Filtered By: News

Scripted Pacquiao not ready to rumble over RH bill

(Updated 9:40 p.m.) "I'm ready to rumble!" said the gray-haired, rotund challenger to Manny Pacquiao on the House floor on Wednesday. But the boxing icon and Sarangani rep was apparently the one not ready. Instead of debating with Albay Rep. Edcel Lagman on the RH bill the latter sponsored, Pacquiao - the new face of the anti-RH camp - read awkwardly from a prepared set of questions and had little to say after Lagman's lengthy responses. Malacañang, meanwhile, announced on Wednesday that the Catholic Bishops’ Conference of the Philippines (CBCP) has formally informed President Benigno Aquino III it is withdrawing from the dialogues on the controversial House Bill 4244, or the Reproductive Health bill. In a letter to the President, dated May 17, CBCP president Nereo Odchimar said the action was taken as the “prevailing circumstances where a healthy atmosphere for dialogue on the matter was wanting." Fresh from a meeting Tuesday with the bishops, Pacquiao seemed willing to project their point of view in Congress where the the second day of plenary debate resumed Wednesday. House Minority Leader and Albay Rep. Edcel Lagman broke the ice by telling Pacquiao, "I'm ready to rumble. I will not run away like Mosley." Laughter echoed throughout the hall. Lagman was referring to the world champion's most recent opponent Shane Mosley, who lost miserably in a lackluster fight.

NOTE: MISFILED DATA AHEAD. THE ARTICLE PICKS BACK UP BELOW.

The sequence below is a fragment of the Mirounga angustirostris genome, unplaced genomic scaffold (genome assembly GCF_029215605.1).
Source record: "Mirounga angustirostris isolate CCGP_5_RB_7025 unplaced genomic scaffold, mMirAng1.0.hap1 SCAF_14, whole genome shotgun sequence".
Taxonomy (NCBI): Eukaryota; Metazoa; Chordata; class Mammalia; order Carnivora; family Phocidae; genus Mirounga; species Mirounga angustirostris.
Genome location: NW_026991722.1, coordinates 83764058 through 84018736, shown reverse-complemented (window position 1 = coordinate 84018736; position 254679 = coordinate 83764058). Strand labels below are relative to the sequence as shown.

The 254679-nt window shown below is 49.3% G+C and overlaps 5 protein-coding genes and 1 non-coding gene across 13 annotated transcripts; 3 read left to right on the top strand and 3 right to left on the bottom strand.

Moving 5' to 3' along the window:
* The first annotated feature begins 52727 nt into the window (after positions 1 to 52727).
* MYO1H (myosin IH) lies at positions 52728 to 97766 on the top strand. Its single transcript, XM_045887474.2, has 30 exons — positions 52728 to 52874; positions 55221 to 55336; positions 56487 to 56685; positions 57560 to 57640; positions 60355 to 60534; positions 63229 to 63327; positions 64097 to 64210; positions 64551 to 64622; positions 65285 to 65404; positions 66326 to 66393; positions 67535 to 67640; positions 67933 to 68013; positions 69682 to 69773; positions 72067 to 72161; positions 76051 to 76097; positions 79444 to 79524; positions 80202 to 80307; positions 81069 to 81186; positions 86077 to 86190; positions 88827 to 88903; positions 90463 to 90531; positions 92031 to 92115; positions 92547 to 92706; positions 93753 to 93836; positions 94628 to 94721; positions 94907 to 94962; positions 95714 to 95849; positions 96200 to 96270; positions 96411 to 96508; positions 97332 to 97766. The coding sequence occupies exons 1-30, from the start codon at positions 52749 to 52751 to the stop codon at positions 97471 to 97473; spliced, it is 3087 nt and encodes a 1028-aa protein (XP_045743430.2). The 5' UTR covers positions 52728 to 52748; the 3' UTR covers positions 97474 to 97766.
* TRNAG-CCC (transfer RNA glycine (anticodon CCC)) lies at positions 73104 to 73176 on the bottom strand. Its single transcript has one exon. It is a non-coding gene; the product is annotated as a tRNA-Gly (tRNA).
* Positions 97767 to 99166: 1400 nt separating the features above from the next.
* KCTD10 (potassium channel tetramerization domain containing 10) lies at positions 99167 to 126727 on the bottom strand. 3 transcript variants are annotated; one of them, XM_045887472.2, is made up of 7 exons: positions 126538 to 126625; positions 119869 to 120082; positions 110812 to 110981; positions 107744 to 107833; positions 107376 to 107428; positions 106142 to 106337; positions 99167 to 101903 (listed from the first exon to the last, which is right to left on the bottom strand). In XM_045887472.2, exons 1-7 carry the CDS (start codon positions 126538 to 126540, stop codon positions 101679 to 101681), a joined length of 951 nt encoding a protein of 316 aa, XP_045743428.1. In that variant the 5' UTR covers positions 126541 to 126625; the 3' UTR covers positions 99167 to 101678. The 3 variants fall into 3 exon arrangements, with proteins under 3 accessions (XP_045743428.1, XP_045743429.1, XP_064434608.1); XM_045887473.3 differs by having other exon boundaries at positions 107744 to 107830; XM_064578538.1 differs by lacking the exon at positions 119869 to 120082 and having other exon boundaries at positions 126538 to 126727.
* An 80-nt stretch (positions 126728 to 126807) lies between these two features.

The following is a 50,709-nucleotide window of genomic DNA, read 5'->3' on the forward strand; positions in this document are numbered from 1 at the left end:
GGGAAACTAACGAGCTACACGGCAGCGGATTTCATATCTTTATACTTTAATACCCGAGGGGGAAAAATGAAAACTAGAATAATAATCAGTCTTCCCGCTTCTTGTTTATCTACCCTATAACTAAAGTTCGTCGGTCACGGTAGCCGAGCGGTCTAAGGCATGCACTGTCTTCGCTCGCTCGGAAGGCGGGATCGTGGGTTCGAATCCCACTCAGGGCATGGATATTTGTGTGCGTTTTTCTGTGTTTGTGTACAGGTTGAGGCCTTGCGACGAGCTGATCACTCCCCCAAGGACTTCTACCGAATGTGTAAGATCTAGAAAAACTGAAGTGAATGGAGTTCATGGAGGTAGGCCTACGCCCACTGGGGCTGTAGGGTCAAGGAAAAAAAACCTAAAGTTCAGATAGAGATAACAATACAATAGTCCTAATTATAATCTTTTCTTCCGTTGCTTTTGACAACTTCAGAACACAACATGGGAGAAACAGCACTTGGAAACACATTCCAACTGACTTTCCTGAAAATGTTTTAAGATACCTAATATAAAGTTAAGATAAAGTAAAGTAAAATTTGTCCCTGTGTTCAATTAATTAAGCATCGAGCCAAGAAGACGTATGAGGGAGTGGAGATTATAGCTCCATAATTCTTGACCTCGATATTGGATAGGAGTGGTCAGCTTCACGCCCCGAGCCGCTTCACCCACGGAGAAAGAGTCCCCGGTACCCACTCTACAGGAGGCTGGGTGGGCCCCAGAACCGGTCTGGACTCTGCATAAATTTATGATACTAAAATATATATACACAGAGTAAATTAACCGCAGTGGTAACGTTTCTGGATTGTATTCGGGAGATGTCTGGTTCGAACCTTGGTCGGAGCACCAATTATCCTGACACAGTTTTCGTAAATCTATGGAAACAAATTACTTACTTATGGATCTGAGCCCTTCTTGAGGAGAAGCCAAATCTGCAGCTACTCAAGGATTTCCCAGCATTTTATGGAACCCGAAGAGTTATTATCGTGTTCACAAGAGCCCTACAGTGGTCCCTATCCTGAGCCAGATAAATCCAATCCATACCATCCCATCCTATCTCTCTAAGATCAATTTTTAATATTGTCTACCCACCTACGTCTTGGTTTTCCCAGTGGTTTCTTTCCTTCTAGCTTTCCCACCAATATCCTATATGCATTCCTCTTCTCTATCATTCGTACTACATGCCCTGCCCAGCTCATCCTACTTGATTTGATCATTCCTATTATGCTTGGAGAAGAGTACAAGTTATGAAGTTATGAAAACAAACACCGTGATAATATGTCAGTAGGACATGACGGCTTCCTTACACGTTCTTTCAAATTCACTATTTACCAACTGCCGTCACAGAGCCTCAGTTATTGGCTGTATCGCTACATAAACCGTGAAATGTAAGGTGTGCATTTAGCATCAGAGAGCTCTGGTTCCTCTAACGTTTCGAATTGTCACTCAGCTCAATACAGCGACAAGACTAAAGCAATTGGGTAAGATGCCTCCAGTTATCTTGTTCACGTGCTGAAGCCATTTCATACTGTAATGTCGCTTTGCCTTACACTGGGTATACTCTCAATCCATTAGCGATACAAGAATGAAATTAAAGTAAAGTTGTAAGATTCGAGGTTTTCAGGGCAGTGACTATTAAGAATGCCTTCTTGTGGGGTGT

For the latest Philippine news stories and videos, visit GMANews.TV Earlier in the day, it was announced that Pacquiao would open interpellations on the floor once the debates resume. The boxer was supposed to interpellate a day earlier but opted to move it to Wednesday because he needed "more time to prepare," heightening the anticipation. Pacquiao opened the round of questions by saying it would be better for the government to focus on making laws that would solve poverty. Lagman answered, "Isa sa solusyon sa kahirapan ay ang RH Bill. Pero hindi ito exclusive sa iba pang solusyon na pwedeng gawin ng gobyerno. Kung marami tayong solusyon at pagsama-samahin ay maaaring sagot ito sa poverty alleviation." He followed the first question by asking Lagman about the technicalities of the bill. If it was about poverty alleviation, why was it forwarded to the Committee on Population? Lagman answered, "That is moot and academic." He added: "Kung nakinig tayo sa sponsorship ng chairman ng population, [makikita mo na] halos lahat ng bill ay ni-refer sa population and family relations." 'Scare tactics' Several times during the interpellation, the Sarangani congressman found himself repeating questions which had already been answered the day before, when the plenary session on the controversial RH bill started. At one point, Pacquiao asked about exemptions to the mandatory health education classes. "Hindi kaya magkagulo n’yan dahil ‘yung right nila ay masasagasaan?" asked Pacquiao when Lagman said that parents and children had the right to abstain from sexuality and reproductive health classes. "Sa sinabi mong chaotic situation ay hindi mangyayari ito," said Lagman. "Let's stop these scare tactics." Absent from his legislative duties for months while he trained for the Mosley fight, Pacquiao in unscripted moments has cited mostly religious arguments, leading to taunts from Sen. Miriam Defensor Santiago. "I would like to say if this is going to be a debate of biblical quotes, then I will counter with a quote: 'The devil can cite Scripture for its purposes,'" Santiago said. — YA/TJD/VS/HS, GMA News